Friday, January 23, 2015

Book Review: Stolen Voices by Ellen Dee Davidson

Title: Stolen Voices
Author: Ellen Dee Davidson
Published by: Lobster Press (2005)

My rating: ✭✭✭✭✭


This was a great book!

First of all, I have to recognize that, unlike every other YA dystopia today, this book does NOT turn into a whole trilogy. In fact, it doesn’t even have a sequel! This dystopia starts and concludes in a simple, quick, 188-page book, and it’s one of the things I love about it.

**Small Spoilers**

Plot: Actually, I’d have to say I loved this book for all the things that make it different from dystopias today: There was no cliffhanger ending. The writing was actually pretty decent. The main character has a best friend she truly loves, rather than a boyfriend. Speaking of which, there was absolutely positively NO wild love, romance, or lovestruck couples (which I much prefer, rather than a love-centered novel). Besides that, it was a short book, not drawn out at all. The plot got to the point quickly, without any additional drama, pointless scenes, or unnecessary characters.
And it was a clean, appropriate, action-filled YA dystopia. This book was definitely unique and different from an average dystopia and it was precisely what I loved about it!

Miri is a fifteen-year-old girl living in Noveskina. In her world, a sign of being an adult is finding your soul Talent and being Masked and Bonded with your age-mates. She has been told her whole life her history of the community she lives in: Before, there were Sound Wars, a devasting war that destroyed population. So the Masker arose, to Mask others and unite everyone in One Voice. There cannot be anymore sound wars if everyone has One Voice controlled by the one Masker.
Everyone around Miri—her best friend Jalene, her brother Darin—are all at work discovering their Talent, working at it, and preparing for the Demonstration in which they will show off their Talents. They prepare for the Masking and Bonding which will come soon after that as well. But Miri is different, and she hides it—she has no Talent. No Talent means life as lower-class. No Talent means not being Bonded with her friends she’s grown up with. No Talent means, essentially, not fitting in. When her parents—two of the city’s most important officials—learn of this, they find a way to grant her an extra year to find her Talent before Masking. Devasted to not be with her friends, Miri sneaks in to watch the others’ Masking—and is horrified by the result. When the Masker discovers her watching, he tells her he has no choice but to Mask her as a house servant.  What can Miri do now?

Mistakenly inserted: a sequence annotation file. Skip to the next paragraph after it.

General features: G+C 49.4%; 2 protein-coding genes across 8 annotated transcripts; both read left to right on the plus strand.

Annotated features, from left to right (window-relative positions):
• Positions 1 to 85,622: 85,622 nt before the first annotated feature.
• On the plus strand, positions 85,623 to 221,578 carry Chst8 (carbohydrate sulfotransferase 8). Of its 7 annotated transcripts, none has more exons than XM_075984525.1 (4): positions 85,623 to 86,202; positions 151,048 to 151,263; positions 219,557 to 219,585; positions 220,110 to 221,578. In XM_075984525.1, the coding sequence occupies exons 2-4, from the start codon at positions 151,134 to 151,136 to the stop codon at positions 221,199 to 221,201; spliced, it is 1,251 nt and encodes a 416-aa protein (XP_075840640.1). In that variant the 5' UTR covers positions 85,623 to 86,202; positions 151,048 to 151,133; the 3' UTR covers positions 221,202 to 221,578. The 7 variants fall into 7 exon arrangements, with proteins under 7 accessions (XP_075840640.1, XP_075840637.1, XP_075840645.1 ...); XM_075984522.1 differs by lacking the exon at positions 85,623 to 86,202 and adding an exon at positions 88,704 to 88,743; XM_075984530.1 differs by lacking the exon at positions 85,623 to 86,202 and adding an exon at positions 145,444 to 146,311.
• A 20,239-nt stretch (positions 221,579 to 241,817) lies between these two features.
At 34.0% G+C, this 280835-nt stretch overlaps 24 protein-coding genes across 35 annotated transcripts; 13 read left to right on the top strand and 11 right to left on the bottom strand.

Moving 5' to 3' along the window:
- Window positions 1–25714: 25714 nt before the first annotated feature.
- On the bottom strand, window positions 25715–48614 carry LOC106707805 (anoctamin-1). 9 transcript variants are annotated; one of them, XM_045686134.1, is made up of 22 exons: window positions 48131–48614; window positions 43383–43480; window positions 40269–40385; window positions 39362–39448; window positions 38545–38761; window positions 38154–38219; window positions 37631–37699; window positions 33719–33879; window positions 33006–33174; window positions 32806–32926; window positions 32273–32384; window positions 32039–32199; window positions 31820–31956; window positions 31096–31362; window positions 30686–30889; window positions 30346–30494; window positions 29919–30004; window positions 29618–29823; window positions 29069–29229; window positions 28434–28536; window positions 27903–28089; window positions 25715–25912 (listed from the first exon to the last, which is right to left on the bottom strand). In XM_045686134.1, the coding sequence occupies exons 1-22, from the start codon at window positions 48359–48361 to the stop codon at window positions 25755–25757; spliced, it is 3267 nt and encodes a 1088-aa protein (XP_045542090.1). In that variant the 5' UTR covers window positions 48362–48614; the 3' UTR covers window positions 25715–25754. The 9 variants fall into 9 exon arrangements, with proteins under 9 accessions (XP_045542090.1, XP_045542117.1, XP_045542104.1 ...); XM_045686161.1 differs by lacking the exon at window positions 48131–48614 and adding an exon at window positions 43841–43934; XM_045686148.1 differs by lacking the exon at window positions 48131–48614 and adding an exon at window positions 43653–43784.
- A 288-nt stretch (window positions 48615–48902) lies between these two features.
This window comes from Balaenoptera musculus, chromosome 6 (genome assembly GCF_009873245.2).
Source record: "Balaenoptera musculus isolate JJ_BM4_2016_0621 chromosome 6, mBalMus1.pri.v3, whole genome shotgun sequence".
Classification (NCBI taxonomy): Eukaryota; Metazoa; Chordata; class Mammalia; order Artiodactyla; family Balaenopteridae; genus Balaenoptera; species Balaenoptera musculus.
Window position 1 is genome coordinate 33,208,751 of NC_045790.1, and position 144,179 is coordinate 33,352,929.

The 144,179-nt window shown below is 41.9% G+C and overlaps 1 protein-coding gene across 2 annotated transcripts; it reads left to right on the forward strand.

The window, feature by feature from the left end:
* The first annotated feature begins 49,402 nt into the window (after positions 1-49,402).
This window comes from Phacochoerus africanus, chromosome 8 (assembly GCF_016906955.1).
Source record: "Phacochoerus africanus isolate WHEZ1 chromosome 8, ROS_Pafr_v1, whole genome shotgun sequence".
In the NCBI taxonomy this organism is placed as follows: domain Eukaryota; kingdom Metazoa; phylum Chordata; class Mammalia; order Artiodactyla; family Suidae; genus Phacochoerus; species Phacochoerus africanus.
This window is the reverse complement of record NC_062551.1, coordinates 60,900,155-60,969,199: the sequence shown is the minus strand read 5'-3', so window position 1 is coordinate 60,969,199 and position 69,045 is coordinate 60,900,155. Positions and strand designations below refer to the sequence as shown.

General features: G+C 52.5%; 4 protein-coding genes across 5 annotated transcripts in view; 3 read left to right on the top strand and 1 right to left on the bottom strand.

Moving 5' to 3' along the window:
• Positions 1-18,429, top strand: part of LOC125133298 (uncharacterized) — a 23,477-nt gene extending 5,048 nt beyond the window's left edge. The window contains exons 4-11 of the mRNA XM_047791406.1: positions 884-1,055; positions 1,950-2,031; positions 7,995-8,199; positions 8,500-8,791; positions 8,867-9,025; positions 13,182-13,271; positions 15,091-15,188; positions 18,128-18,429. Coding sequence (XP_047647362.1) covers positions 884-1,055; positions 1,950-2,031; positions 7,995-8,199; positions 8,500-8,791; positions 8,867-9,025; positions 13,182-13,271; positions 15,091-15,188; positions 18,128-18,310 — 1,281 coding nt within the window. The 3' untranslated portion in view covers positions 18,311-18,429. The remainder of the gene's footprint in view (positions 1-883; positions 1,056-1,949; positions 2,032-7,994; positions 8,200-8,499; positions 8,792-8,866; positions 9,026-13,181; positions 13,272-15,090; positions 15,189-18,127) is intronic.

Writing: The writing was decent, as I’ve said earlier—better than your average YA by a longslide—and was very captivating. No secrets revealed, no answers given, until the last chapters, driving you to finish it and find out. Besides that, you come to love Miri and Jalene and all the others—you need to see how their story ends. I read this book in one day and found it very compelling and interesting. Miri’s relationship with her friend Jalene is portrayed perfectly, and I found her character very realistic; that her heart desire is to just return, see her friends, and be normal—again, differing from the cliché dystopian heroine whose sole desire is bring the dystopia down, no matter what the cost. There was no such emotion surging in Miri—despite the fact that in the end she does help defeat the Masker—overall she is not a defensive heroine but rather an average girl just looking to fit in.

I will say there was some cliché in this book, but there’s so much dystopia these days it’s hard to get away from it. I could have predicted Miri’s not-fitting-in and running away. And, of course, she’s the one who has the powers and can save everybody. But then again, what else does the writer do? Miri is not that connected with Jalene or Darin, and it just wouldn’t make sense for them to be the powerful one. So overall, I do think the author did a very good job.


So putting aside the areas of writing where it could have been better, I thoroughly enjoyed this dystopia that broke away from YA fads and was simply just good.  Intriguing characters and action-filled plotline, full of surprises and interesting twists, I found Stolen Voices a fantastic, quick read. 5.0 stars.

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